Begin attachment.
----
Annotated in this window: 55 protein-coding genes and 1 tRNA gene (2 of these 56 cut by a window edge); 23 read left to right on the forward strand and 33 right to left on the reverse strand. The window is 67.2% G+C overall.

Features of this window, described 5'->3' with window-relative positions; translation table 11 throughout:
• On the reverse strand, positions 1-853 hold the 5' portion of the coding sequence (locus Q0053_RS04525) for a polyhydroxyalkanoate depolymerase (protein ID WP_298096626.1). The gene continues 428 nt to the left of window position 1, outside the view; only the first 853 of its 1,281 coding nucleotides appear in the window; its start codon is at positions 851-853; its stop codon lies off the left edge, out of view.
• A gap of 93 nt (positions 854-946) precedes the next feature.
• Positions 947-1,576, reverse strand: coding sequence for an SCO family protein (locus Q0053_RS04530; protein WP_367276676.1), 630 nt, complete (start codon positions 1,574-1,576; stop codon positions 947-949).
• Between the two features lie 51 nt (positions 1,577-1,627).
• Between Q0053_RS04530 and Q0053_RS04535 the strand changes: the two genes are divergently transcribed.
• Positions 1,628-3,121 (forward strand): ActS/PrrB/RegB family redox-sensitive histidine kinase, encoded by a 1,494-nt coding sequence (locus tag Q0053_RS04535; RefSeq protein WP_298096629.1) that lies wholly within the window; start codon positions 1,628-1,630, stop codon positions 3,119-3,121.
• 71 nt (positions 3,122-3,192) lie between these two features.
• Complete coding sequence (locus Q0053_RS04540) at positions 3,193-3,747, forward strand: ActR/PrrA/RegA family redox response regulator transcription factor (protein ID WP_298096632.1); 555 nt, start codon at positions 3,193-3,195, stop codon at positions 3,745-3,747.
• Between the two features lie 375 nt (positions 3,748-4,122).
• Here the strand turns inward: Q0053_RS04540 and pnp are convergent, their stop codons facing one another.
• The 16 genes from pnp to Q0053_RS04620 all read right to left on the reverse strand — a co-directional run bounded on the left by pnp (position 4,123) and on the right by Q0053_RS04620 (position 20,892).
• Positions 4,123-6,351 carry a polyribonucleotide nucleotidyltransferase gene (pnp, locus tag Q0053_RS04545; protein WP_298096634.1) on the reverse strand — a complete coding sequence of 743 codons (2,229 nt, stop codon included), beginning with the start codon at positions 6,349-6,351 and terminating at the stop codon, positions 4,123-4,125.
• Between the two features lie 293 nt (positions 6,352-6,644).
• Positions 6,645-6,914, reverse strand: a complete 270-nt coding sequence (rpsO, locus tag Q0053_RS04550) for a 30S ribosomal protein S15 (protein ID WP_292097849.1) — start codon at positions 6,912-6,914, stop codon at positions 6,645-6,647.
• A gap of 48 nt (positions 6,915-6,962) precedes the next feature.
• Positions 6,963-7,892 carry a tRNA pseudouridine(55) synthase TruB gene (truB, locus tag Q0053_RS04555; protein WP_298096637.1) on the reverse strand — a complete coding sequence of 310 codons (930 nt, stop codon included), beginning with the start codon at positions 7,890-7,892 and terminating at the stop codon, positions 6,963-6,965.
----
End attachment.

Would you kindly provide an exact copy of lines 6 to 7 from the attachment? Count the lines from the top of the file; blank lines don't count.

• Between the two features lie 51 nt (positions 1,577-1,627).
• Between Q0053_RS04530 and Q0053_RS04535 the strand changes: the two genes are divergently transcribed.